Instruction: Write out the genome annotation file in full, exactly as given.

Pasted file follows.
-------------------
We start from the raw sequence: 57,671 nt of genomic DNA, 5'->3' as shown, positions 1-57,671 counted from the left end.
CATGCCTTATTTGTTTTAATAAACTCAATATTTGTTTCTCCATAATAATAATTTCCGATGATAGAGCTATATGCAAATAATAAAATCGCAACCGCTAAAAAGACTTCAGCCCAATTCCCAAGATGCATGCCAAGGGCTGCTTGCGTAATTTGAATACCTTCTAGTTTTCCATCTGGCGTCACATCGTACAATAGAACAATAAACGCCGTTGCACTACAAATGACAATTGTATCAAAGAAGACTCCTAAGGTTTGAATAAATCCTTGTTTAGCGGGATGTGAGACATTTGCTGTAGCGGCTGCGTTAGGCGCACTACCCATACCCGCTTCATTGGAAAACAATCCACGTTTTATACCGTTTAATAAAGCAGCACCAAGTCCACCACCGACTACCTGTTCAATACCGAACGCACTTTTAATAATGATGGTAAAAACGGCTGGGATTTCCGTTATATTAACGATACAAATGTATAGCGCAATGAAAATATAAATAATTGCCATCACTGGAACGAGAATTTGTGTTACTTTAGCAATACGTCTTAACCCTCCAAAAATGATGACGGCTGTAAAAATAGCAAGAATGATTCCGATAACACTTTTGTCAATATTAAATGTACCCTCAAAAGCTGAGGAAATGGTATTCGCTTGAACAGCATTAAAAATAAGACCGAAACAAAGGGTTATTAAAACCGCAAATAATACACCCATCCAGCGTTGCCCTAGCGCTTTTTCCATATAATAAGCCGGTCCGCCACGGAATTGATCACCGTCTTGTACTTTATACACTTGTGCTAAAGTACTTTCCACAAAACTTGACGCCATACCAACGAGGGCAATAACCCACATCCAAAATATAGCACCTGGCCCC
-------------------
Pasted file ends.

We start from the raw sequence: 57,671 nt of genomic DNA, 5'->3' as shown, positions 1-57,671 counted from the left end.
CATGCCTTATTTGTTTTAATAAACTCAATATTTGTTTCTCCATAATAATAATTTCCGATGATAGAGCTATATGCAAATAATAAAATCGCAACCGCTAAAAAGACTTCAGCCCAATTCCCAAGATGCATGCCAAGGGCTGCTTGCGTAATTTGAATACCTTCTAGTTTTCCATCTGGCGTCACATCGTACAATAGAACAATAAACGCCGTTGCACTACAAATGACAATTGTATCAAAGAAGACTCCTAAGGTTTGAATAAATCCTTGTTTAGCGGGATGTGAGACATTTGCTGTAGCGGCTGCGTTAGGCGCACTACCCATACCCGCTTCATTGGAAAACAATCCACGTTTTATACCGTTTAATAAAGCAGCACCAAGTCCACCACCGACTACCTGTTCAATACCGAACGCACTTTTAATAATGATGGTAAAAACGGCTGGGATTTCCGTTATATTAACGATACAAATGTATAGCGCAATGAAAATATAAATAATTGCCATCACTGGAACGAGAATTTGTGTTACTTTAGCAATACGTCTTAACCCTCCAAAAATGATGACGGCTGTAAAAATAGCAAGAATGATTCCGATAACACTTTTGTCAATATTAAATGTACCCTCAAAAGCTGAGGAAATGGTATTCGCTTGAACAGCATTAAAAATAAGACCGAAACAAAGGGTTATTAAAACCGCAAATAATACACCCATCCAGCGTTGCCCTAGCGCTTTTTCCATATAATAAGCCGGTCCGCCACGGAATTGATCACCGTCTTGTACTTTATACACTTGTGCTAAAGTACTTTCCACAAAACTTGACGCCATACCAACGAGGGCAATAACCCACATCCAAAATATAGCACCTGGCCCC